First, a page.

The Costume Quirks of The Wizard Of Oz (1939)

Wizard Of Oz Costume Quirks

Everyone has seen the Wizard Of Oz! The musical was one of the first films to prove that the expensive Technicolor process could be profitable. Studio head Louis B Mayer (of MGM) demanded the film be as colourful as possible. The teams crafted every scene to be as impressive as possible. The costume team designed every costume with Technicolor in mind. The quest for perfect outfits and makeup led to some odd, and often dangerous, costume quirks. Here, we have a look into the wonderful world of Oz’s costume department, character by character.



The most famous Wizard of Oz costume quirk of all is Dorothy’s shoes. In the original book, her shoes are silver. Mayer asked for a brighter colour to show off the new Techicolor technology. While its thought that the costume team made seven pairs of the iconic shoes, only five are known to exist still. Due to the film’s popularity, these shoes have an estimated value of around $1.5 million per pair.

A less well-known quirk is the famous Gingham dress. Dorothy’s costume in the film is blue and white. But to get this to work with the Technicolor system, the white parts on her dress were a pale pink colour. The use of another colour is probably due to the lights in the studio needing to be bright; any white fabric would look burnt out.

Wicked Witch of the West


Adrian designed The Witch’s costumes to look as evil as possible. The dress used tricks such as puffy sleeves and big skirts to make her frame look much more significant. The tall hat intended to make her height seem more imposing on Dorothy and the Munchkins. The black fabric was a stark contrast from the to the over-saturated colourful set. It made her stand out against the happy feeling of Munchkinland.

The same costume tricks used to enhance the fear could also be used to make her look vulnerable. During the famous melting scene in the Wizard of Oz, her hat gets swapped for a bigger one. It made her body look much smaller and weaker as she melted.

Margaret Hamilton’s experiences on the set of The Wizard Of Oz were not enjoyable. During her dramatic exit from Munchkin Land, the fireball set her costume alight. She sustained severe burns that took a few weeks to heal. When she returned, she wore gloves to cover her hands, which were still recovering. Hamilton refused to work with more pyrotechnics. The studio arranged for a stunt actor to film a scene with a smoking broomstick. The prop exploded and injured the stunt performer.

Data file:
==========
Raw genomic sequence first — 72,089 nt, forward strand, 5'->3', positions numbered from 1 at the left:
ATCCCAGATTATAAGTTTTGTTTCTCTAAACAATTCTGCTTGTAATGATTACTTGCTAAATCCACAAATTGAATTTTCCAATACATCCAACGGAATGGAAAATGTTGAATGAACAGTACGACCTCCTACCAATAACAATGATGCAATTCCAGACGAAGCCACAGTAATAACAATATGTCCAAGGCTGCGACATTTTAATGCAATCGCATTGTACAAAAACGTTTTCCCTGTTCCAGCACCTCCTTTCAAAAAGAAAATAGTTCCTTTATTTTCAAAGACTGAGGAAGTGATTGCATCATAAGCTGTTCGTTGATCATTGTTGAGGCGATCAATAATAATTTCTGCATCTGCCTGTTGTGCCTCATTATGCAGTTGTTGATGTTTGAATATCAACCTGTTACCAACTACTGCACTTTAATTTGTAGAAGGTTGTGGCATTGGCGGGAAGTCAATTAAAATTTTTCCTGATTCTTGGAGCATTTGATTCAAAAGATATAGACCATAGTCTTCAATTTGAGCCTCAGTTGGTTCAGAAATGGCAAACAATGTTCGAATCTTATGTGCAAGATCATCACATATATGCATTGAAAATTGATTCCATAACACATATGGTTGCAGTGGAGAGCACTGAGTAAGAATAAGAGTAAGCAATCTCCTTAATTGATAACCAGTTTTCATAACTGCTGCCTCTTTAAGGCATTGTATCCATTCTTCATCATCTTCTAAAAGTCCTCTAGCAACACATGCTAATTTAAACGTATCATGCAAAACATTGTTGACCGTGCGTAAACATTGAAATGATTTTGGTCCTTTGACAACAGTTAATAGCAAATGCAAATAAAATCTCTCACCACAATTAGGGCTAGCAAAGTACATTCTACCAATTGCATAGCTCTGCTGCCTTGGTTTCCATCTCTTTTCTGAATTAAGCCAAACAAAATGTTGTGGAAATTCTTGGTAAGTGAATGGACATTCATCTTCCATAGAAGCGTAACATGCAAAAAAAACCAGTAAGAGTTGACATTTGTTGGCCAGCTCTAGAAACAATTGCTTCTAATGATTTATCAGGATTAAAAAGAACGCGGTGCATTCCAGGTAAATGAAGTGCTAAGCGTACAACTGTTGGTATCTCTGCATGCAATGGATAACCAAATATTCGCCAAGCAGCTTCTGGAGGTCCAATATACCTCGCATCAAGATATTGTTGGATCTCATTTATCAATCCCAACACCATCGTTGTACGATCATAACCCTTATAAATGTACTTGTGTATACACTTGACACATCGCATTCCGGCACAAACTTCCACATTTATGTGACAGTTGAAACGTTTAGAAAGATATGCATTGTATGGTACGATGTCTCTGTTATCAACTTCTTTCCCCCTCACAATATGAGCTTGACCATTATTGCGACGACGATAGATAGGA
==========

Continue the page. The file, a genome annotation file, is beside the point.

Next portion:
It wasn’t only costume problems that Hamilton suffered. The makeup used was copper based. It’s unclear how toxic this makeup is, but Hamilton couldn’t consume food and had to drink through a straw. The team removed the paint with alcohol. The removal was incredibly painful when they tried to clean the paint from her burns. The green pain stained her skin for weeks after filming wrapped up.

After all this, test audiences felt that the witch was far too terrifying for children. The studio cut most of Hamilton’s scenes to tone it down.



The witch wasn’t the only one who’s makeup stuck around after shooting finished. The Scarecrow also fell victim to long-lasting makeup. The foam latex prosthetics left lines on Ray Bolger’s face for a year.

Tin Man


On the subject of makeup, the Tin Man’s facepaint almost killed an actor. Buddy Ebsen was the actor first to take on the Tin Man role. When he came to shoot, the actor began to experience bouts of short breath. Ebsen also started to get cramps. His health deteriorated, and he soon ended up in hospital. The diagnosis was aluminium dust on the lungs.

The makeup artists used aluminium dust on top of glue to give the Tin Man his shiny silver look. They topped up his makeup at short intervals. He had breathed in quite a lot of dust.

He left the production to recover, and Jack Haley replaced him. The makeup team began using an aluminium paste instead. While it stopped the breathing problems, Haley suffered an eye infection instead.



The costume team used actual lion fur and skin for Bert Lahr’s Lion costume. The costume was extremely hot to wear. As mentioned earlier, they used bright lights on the production. Bright lights give off a lot of heat, which can be difficult for actors in regular clothes. Temperatures in the studio reached 37ºC/100ºF.

On top of the heat issue, the latex foam makeup wasn’t flexible enough for the Lahr to fully open his mouth. Like Hamilton and Haley, he couldn’t eat while in the studio and had to drink his meals through a straw.

Professor Marvel


At the beginning of the film, Dorothy runs away. She discovers Professor Marvel, who begins to read her fortune. The costume he wears is shabby but smart. The MGM costume department scoured second-hand shops for the right coat. After a few costume tests with actor Frank Morgan, they settled on an outfit. During shooting one day, Morgan sat fidgeting with his costume. His hand wandered into one of the pockets and pulled out a label. The label said “L. Frank Baum”, the name of the author of original The Wizard of Oz book.

Production staff all repeated this story to the press. Some even claimed that the original tailor had sent proof that Baum had indeed bought it. However, this “proof” is not available for public view. A story as big as this would still exist in MGM archives. It wasn’t unusual for studios to invent stories like this for films. So it’s most likely this is probably a publicity stunt that’s become an urban legend.

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